In Keith Whittington, R. Daniel Kelemen, and Gregory A. Caldeira (eds.), The Oxford Handbook of Law and Politics (Oxford University Press, 2008).
Abstract: Theories of natural law propose to identify fundamental aspects of human well-being and fulfillment (“basic human goods”), and norms of conduct entailed by their integral directiveness or prescriptivity (“moral norms”). Propositions picking out basic aspects of human flourishing are directive (prescriptive) in our thinking about what to do or refrain from doing (our practical reason)—they are, or provide more than, merely instrumental reasons for action and restraint. When these foundational principles of practical reflection are taken together they entail norms that may exclude some options and require others in situations of morally significant choosing. According to St Thomas Aquinas, practical reasoning is reasoning about what is worth doing and what ought to be done. This article discusses natural law and practical reasoning, morality, virtue, political morality and positive law, natural law and legal interpretation, legal injustice, and the link between natural law and religion.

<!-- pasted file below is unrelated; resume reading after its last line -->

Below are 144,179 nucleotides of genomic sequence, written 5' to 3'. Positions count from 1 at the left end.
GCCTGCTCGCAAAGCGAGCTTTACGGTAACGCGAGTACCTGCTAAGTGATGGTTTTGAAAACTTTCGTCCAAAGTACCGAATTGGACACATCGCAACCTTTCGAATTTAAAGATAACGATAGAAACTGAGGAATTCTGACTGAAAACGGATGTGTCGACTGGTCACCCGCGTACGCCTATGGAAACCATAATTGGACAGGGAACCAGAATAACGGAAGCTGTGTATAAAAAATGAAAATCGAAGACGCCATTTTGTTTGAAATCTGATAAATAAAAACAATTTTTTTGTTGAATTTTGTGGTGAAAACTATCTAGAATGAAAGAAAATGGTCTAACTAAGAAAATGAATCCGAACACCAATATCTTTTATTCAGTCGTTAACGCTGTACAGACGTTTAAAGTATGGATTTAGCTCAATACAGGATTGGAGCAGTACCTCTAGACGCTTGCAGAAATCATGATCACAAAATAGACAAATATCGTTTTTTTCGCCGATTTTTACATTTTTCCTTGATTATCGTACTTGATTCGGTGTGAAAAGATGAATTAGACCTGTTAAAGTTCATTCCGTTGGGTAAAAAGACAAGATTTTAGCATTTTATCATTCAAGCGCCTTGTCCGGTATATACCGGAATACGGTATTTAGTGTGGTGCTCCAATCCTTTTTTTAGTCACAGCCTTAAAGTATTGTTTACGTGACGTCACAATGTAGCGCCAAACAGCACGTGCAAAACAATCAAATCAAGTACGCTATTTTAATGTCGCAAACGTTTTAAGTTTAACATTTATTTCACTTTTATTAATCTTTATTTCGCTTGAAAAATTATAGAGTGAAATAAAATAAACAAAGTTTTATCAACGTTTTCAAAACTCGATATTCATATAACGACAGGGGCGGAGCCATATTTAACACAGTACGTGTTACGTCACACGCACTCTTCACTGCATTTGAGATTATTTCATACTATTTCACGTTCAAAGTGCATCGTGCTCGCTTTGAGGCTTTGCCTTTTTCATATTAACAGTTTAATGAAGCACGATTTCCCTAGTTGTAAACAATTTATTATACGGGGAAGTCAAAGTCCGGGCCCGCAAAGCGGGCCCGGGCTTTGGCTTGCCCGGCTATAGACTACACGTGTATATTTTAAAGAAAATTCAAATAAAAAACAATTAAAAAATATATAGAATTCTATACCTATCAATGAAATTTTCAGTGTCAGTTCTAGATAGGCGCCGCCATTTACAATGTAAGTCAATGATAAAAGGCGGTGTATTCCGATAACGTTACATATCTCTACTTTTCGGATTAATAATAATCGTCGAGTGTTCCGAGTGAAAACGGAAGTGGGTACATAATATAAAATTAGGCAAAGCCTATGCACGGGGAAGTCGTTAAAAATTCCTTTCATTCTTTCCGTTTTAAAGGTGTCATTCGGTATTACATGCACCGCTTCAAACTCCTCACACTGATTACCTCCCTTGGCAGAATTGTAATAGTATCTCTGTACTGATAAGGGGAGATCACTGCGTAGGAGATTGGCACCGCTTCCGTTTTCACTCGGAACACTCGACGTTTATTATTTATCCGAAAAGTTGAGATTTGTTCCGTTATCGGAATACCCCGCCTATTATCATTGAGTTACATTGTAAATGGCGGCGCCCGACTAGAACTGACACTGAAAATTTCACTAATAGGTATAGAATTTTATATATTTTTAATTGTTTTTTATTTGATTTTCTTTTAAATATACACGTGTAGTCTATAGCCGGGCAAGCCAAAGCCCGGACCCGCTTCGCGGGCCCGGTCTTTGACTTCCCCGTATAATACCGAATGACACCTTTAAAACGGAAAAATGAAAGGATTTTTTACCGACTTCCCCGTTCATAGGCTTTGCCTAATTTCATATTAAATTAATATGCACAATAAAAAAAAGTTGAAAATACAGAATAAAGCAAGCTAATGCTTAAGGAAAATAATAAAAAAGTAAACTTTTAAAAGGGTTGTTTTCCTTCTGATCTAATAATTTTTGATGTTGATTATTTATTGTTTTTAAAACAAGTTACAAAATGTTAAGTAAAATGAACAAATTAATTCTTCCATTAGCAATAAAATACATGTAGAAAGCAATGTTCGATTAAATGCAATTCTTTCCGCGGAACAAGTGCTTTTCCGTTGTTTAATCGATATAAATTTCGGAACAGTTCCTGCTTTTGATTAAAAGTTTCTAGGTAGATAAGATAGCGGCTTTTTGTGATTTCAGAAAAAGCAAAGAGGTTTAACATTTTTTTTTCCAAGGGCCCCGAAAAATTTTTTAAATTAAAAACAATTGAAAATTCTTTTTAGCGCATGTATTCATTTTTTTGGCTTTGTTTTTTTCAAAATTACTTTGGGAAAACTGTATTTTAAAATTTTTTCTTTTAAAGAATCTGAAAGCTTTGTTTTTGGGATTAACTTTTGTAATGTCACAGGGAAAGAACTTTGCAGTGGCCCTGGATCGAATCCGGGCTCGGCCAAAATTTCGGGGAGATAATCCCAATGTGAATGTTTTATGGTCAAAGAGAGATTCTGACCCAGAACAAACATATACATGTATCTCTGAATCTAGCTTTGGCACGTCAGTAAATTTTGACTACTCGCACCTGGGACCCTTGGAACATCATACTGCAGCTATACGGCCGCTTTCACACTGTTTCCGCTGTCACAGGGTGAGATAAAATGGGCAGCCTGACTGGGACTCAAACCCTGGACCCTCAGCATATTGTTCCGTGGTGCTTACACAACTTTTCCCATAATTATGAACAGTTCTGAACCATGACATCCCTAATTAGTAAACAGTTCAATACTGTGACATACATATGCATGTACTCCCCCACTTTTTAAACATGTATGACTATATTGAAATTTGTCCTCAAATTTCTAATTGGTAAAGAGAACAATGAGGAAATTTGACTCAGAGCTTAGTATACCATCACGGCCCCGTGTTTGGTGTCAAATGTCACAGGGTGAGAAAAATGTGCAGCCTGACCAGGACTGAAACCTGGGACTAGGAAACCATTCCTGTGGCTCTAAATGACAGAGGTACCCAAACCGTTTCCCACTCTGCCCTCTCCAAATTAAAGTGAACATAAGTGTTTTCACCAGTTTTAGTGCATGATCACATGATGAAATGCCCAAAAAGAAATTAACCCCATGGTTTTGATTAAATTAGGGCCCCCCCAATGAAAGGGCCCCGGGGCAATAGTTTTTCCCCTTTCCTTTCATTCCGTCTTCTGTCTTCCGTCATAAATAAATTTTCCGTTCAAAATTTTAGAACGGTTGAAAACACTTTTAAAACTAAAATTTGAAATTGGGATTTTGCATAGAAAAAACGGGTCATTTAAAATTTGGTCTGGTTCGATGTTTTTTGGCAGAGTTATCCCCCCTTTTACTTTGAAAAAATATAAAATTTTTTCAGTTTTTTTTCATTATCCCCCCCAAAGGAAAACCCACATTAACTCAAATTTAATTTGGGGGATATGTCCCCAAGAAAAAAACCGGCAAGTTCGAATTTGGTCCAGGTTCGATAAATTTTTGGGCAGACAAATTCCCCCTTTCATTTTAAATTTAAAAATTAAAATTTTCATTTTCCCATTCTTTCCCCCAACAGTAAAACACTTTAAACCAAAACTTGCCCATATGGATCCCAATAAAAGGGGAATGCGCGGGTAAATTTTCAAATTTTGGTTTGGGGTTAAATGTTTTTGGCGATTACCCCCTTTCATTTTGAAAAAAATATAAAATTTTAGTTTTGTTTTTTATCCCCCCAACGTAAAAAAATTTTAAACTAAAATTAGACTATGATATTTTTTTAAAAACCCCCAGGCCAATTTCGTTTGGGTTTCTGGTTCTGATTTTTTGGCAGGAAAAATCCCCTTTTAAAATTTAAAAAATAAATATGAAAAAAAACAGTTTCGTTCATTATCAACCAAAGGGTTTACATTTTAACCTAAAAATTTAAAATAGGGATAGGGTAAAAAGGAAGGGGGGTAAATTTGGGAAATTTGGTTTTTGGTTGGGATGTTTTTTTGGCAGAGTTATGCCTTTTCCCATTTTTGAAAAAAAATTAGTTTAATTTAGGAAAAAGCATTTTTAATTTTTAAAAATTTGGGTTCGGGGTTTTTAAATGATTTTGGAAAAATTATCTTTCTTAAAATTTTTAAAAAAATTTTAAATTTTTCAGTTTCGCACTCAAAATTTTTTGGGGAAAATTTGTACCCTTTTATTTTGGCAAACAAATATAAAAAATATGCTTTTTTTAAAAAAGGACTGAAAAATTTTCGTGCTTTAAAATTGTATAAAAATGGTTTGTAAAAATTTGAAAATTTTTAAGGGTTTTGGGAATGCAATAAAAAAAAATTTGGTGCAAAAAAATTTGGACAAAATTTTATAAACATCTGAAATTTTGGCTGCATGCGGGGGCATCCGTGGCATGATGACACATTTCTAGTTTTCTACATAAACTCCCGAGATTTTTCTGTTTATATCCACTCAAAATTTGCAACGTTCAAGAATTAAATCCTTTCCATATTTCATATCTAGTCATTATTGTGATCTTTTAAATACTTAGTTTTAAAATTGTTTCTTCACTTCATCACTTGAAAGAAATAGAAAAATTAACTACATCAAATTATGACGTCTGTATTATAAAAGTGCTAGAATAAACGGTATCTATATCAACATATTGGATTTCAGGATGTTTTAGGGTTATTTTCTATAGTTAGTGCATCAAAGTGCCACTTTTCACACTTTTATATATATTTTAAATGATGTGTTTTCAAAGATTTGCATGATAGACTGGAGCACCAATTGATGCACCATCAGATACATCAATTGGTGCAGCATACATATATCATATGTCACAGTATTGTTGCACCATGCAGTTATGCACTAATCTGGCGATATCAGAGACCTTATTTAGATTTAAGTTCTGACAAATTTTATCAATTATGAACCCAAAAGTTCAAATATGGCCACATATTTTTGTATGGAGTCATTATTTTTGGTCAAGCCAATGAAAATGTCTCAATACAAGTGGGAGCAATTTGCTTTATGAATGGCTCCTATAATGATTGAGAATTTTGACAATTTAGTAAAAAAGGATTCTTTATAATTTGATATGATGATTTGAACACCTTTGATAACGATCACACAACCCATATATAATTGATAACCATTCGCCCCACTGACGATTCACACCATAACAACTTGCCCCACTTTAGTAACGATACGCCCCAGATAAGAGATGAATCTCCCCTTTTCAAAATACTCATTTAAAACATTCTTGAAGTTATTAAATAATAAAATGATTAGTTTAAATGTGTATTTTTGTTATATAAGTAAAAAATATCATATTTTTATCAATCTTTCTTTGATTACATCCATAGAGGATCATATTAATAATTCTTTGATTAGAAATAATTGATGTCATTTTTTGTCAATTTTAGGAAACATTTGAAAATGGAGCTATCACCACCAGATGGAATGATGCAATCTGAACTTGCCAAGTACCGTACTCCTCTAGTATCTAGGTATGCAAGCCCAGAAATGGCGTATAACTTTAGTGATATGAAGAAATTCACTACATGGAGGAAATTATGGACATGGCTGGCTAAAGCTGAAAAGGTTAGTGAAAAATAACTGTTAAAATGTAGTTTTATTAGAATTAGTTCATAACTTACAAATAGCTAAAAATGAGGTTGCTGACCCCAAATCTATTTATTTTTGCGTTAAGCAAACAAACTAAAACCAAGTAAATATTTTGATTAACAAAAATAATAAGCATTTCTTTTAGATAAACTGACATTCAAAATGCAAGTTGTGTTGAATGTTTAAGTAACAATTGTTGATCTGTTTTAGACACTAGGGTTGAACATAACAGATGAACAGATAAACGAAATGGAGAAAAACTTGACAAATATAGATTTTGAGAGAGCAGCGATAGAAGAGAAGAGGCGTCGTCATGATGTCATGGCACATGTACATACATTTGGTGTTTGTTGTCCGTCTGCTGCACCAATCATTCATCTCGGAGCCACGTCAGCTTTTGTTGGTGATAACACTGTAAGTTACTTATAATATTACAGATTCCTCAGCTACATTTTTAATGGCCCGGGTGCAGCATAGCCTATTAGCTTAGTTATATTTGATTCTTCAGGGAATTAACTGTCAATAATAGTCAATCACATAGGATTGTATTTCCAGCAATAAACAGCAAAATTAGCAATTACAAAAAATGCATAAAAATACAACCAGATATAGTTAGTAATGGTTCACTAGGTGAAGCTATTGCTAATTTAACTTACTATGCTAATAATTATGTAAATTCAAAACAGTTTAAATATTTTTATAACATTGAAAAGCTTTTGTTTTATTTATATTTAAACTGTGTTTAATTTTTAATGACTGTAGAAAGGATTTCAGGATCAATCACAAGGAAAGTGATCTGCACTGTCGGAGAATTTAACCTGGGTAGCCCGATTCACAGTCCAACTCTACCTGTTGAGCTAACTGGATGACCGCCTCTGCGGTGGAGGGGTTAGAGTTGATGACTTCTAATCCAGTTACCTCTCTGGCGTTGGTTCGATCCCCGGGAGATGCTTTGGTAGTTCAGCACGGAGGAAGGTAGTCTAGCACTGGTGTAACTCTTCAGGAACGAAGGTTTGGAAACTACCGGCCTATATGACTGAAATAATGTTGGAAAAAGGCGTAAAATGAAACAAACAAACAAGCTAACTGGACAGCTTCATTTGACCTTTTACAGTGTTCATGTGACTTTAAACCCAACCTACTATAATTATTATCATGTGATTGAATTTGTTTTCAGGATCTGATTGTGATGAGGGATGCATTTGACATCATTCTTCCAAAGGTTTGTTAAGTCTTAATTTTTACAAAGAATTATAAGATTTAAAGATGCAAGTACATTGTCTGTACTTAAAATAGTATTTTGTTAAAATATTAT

Oxford University Press